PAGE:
Lord Christ, we praise your sacrifice
Source: Singing the Faith: 359
Words: Alan Gaunt
Music: “Abingdon” by Erik Routley
Ideas for use
As an immediate response to the events of Holy Week and Easter, Alan Gaunt’s “Lord Christ, we praise your sacrifice” could hardly be better. Succinctly he traces the life and ministry of Jesus from birth (v.1) to death (v.2) and resurrection (v.3), and concludes by asking the “living Lord” to “prepare us now / your willing helplessness to share” (v.4).
Alternatively, just as the verses of a single hymn may be built up to reflect the Sundays of Advent, this hymn might be built up during the services of Holy Week:
Passion Sunday/Palm Sunday v.1
Good Friday vv.1 & 2
Easter Day vv.1 – 3 (4)
The 2nd Sunday of Easter vv. 1 – 4
Alan Gaunt, a Congregational Church minister, was born in Manchester in 1935, where his father was minister at the Moss Side Congregational Church.
While living in Clitheroe in Lancashire (where he was ordained in 1958), Alan began to write hymns. He recalls that “it was Erik Routley [another minister of the English Congregational Church and later Professor of Church Music at Westminster Choir School in Princeton, New Jersey], offering a kindly but frank response to my first eight hymns, who wrote of ‘ruthless precision.’ I have never forgotten that. I may not always achieve it, but I always aim at it.”
Alan’s loose-leaf collection, New Prayers for Worship (published in 1972), became influential in the UK and also in Australia and New Zealand at time when churches were seeking a new contemporary language for public prayer. Other prayer collections followed and, for a number of years, he had alternating periods of poetry and hymn writing, sometimes going for five or six years without writing a hymn at all. Perhaps his most well-known hymn, We pray for peace (StF 719), is quoted in The Oxford Dictionary of Quotations:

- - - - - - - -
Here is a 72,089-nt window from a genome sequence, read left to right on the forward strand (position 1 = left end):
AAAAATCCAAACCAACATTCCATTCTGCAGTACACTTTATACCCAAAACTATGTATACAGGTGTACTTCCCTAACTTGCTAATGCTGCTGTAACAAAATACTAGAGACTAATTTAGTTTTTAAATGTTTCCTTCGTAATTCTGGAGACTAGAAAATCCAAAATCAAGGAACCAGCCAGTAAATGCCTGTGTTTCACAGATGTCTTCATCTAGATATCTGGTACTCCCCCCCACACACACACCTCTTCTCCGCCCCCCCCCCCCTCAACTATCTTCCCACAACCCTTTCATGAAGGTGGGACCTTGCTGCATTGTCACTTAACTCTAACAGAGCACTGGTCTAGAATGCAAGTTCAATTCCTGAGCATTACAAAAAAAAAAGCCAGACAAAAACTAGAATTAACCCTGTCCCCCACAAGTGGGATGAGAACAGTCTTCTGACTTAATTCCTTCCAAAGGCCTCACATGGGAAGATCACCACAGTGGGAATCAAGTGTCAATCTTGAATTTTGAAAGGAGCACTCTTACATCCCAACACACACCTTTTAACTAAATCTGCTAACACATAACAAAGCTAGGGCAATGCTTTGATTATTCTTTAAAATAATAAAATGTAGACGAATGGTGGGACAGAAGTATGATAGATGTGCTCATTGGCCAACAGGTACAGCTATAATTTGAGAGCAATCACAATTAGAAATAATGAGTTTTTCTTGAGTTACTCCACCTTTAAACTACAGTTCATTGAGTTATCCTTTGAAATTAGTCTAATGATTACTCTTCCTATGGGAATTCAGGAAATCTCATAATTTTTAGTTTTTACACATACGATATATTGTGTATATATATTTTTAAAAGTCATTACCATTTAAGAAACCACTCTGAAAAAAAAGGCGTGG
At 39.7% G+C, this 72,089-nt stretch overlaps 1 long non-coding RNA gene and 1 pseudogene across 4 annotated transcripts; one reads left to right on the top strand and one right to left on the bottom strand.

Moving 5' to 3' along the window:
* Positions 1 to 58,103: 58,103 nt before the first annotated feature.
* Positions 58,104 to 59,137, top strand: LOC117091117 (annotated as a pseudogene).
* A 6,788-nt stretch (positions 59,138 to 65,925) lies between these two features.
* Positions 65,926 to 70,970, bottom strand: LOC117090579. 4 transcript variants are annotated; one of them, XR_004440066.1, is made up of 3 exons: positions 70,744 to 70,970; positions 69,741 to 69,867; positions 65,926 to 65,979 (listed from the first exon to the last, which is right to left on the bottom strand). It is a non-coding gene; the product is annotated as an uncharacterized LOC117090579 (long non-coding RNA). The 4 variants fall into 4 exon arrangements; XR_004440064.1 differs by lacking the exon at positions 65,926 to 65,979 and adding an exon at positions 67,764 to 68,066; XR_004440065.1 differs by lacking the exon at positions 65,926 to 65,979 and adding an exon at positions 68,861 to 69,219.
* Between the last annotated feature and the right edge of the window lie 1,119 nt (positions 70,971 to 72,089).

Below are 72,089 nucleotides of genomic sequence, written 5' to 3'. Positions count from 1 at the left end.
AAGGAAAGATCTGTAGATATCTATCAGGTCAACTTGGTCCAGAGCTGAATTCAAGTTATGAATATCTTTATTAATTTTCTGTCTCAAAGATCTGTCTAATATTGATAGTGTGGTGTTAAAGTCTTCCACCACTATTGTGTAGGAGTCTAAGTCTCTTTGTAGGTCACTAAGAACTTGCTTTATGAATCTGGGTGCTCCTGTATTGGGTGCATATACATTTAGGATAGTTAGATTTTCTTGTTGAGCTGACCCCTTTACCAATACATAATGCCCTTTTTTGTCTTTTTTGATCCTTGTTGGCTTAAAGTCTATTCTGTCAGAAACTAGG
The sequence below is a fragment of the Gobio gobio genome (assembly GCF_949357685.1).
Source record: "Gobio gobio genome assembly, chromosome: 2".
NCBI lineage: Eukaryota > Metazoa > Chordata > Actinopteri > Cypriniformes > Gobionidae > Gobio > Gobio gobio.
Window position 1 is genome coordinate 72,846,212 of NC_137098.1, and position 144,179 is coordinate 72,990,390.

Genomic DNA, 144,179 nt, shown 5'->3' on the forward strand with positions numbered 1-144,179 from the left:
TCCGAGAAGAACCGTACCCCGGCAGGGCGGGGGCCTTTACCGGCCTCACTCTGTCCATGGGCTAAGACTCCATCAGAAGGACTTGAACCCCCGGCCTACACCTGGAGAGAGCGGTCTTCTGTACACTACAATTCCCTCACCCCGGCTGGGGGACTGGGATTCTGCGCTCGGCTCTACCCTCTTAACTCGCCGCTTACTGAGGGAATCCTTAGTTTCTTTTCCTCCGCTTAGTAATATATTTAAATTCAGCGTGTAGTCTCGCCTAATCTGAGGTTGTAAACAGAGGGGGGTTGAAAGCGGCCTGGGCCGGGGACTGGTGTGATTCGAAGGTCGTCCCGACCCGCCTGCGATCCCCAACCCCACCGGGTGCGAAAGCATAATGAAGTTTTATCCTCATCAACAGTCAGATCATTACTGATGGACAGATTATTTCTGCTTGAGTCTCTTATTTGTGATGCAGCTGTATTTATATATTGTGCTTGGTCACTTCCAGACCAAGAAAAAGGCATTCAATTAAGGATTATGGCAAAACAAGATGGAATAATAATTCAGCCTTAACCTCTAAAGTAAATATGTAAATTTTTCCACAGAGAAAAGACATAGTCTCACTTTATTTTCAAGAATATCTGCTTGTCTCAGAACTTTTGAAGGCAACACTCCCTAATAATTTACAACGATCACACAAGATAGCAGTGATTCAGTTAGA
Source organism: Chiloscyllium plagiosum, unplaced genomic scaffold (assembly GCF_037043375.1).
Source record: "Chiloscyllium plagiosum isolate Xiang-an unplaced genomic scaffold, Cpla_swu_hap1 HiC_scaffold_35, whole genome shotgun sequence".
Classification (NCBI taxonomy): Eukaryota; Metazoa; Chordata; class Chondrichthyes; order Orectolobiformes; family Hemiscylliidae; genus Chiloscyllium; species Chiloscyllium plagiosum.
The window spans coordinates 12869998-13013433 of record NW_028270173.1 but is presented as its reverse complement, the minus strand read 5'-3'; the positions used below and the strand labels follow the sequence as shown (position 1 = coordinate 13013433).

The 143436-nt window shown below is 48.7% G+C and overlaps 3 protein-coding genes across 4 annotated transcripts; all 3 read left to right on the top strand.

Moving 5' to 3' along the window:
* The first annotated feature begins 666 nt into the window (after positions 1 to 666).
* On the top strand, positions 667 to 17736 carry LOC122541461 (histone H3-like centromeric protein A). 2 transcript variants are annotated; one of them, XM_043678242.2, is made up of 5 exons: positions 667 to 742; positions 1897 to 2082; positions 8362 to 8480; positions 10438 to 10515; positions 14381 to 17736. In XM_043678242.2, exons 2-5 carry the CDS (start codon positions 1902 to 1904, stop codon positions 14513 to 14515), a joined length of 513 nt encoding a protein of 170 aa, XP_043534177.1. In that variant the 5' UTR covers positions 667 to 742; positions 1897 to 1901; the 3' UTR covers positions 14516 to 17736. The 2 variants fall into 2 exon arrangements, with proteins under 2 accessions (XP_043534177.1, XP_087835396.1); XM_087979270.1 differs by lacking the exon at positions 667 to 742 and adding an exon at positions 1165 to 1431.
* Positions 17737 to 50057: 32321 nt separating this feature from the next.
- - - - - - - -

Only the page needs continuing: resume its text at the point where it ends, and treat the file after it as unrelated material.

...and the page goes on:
We pray for peace,
but not the easy peace
built on complacency
and not the truth of God.
In an interview with Douglas Galbraith for the magazine Different Voices (Martinmas 2009, pp.12-13), Alan argues that “a good hymn, I think, should communicate something reasonably obvious when first sung but, at the same time, be offering more. I have always held the view that a hymn is poetry and, like poetry, even at that first singing it might be communicating something rather deeper, even if only in an individual singer’s unconscious mind. Gogol said something to the effect that in every work of art, life takes a step forward: in other words, we are moved to a new place even though the forward step may not be huge.
“People sometimes say, ‘I prefer modern hymns’. They are usually referring to hymns with a particular style of music, but often with words that are far from modern, being the repetition of what might be called biblical clichés. My reply has always been, ‘That’s precisely what I write!’. I mean that I try to write in contemporary language… By that I do not mean the slovenly sort of language so often heard on the radio nowadays. A good hymn is a good poem; and a good poem is written in the best possible language of its own times; which is why some of the best hymns in the language (such as “When I survey the wondrous cross”, StF 287) are still appreciated so many generations on.”